M. K. BHADRAKUMAR
At least 100 children were killed in a terrorist attack at a school in Kabul, Afghanistan, September 30, 2022
41. US brings culture wars to Afghanistan
The time has come to pick up threads from my blog of January 27 titled The West co-opts the Taliban. Indeed, the wheel has come full circle since the three-day conclave in Oslo on January 23-25 between a core group of Western diplomats with Taliban officials failed to work out a reasonable modus vivendi. The pendulum has since swung to the other extreme.
Afghanistan has once again become the cockpit of big power rivalries due to developments intrinsic to Afghan situation, a regime change in Pakistan and the shifts in regional politics in Central Asia due to the fallouts from the collective West’s proxy war with Russia in Europe.
To recapitulate, Russia and China brilliantly undercut the US’ attempt in Oslo to co-opt the Taliban government as its partner. The terms of partnership were not acceptable to the Taliban, especially the leeway that the US and British intelligence sought to stage covert operations from Afghan soil.
Russia and China created space for Taliban to negotiate with the US by simply offering them the prospect of a beneficial relationship. The US’s core objective was to use Afghanistan as a staging post for its containment strategies against Russia, China and Iran.
Since then, the US estimates that with Russia bogged down in Ukraine and China remaining extra-cautious in consorting with Moscow, a window of opportunity is available for it to proactively work toward promoting regime changes in Central Asia and wrest the region from the Russian orbit.
Attempts were made in Kazakhstan, Kyrgyzstan, Uzbekistan and Turkmenistan but the regimes in those countries were vigilant. The failed attempts once again drew attention to the importance of Afghanistan as a high ground in the geopolitics of the Central Asian region. Hence the need to regain control over Kabul.
This is a truly collective effort by the Western intelligence, with the US, UK, France and Germany in the lead role. Unsurprisingly, the West’s focus has shifted to the northern regions of Afghanistan bordering the ex-Soviet republics of Central Asia.
With a pro-Western regime in power in Pakistan, the US gets a free hand to work with the non-Taliban groups. The Western powers assess that the so-called National Resistance Front (NRF) led by the Panjshiri leader Ahmed Massoud provides a congenial platform for advancing their regional agenda.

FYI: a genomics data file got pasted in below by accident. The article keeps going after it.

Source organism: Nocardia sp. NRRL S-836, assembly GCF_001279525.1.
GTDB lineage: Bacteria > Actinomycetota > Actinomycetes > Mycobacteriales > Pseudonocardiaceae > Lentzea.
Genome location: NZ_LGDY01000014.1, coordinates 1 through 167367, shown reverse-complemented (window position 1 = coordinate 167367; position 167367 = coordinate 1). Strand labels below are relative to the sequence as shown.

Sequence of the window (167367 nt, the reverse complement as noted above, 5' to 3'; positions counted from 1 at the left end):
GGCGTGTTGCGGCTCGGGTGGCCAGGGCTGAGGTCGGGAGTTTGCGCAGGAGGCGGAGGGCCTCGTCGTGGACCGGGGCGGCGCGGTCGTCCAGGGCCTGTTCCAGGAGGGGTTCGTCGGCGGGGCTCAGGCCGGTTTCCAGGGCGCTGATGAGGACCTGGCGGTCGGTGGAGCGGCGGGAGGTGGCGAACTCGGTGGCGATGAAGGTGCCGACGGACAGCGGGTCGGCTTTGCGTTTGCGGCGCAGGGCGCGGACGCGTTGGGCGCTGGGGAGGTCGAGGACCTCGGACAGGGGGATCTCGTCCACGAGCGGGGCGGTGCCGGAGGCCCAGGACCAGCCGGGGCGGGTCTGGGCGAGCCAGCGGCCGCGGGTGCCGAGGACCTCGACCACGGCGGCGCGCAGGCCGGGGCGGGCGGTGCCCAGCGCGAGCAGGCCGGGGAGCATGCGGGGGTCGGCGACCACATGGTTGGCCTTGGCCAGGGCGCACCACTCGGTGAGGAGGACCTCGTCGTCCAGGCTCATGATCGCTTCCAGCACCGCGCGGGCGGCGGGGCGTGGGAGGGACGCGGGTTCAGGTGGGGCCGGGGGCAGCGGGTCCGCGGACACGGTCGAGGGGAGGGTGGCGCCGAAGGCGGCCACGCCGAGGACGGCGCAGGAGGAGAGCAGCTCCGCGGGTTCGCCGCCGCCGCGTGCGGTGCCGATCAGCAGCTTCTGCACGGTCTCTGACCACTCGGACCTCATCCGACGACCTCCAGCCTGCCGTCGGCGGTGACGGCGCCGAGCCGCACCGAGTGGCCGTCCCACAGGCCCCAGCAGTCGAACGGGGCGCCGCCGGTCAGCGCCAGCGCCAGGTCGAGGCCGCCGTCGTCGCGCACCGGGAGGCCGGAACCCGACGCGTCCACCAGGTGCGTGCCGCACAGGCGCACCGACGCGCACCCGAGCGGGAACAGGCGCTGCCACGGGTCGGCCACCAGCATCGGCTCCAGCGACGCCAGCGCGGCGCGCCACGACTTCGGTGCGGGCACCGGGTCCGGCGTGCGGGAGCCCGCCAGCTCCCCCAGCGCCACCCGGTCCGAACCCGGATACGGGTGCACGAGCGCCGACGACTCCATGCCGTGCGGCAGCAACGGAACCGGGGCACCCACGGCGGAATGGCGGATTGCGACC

Apart from the Massoud clan’s decades-old links with the French intelligence, Ahmed Massoud himself was trained in Sandhurst. The Panjshiris are irreconcilably opposed to Pashtun rule and also have ethnic affinities with Tajikistan.
Enter Emmanuel Macron. France has a score to settle with the Kremlin ever since Russia’s Wagner Group summarily replaced the French Legion as the provider of security to the Francophone countries in the Sahel region, which were historically France’s playpen. Macron intends to retaliate in Central Asia and the Caucasus.
In this shadow play, Macron sees as quasi-ally the president of Tajikistan Imomali Rahmon. Now, Rahmon’s inscrutable mind is never easy to fathom and is rather complicated in this case, as Tajik-Russian equations are also involved, but he does seem to prioritise that there is a lot of money that the West is prepared to spend to foster the NRF and Massoud, and this western venture is for sure going to be for the long haul.
Rahmon’s trump card is that Tajikistan is the gateway to Panjshir and it can provide a transit corridor for the flow of Western money, men and materials to boost the NRF’s capability to wage an armed struggle and emerge quickly as a credible political entity regionally.
Dushanbe hosted the so-called Herat Security Dialogue earlier this week to facilitate a meet-up between the NRF (Massoud) and sundry other disgruntled Afghan politicians hostile toward Taliban rule and domiciled in the West, with the US and European intelligence officials mentoring the event.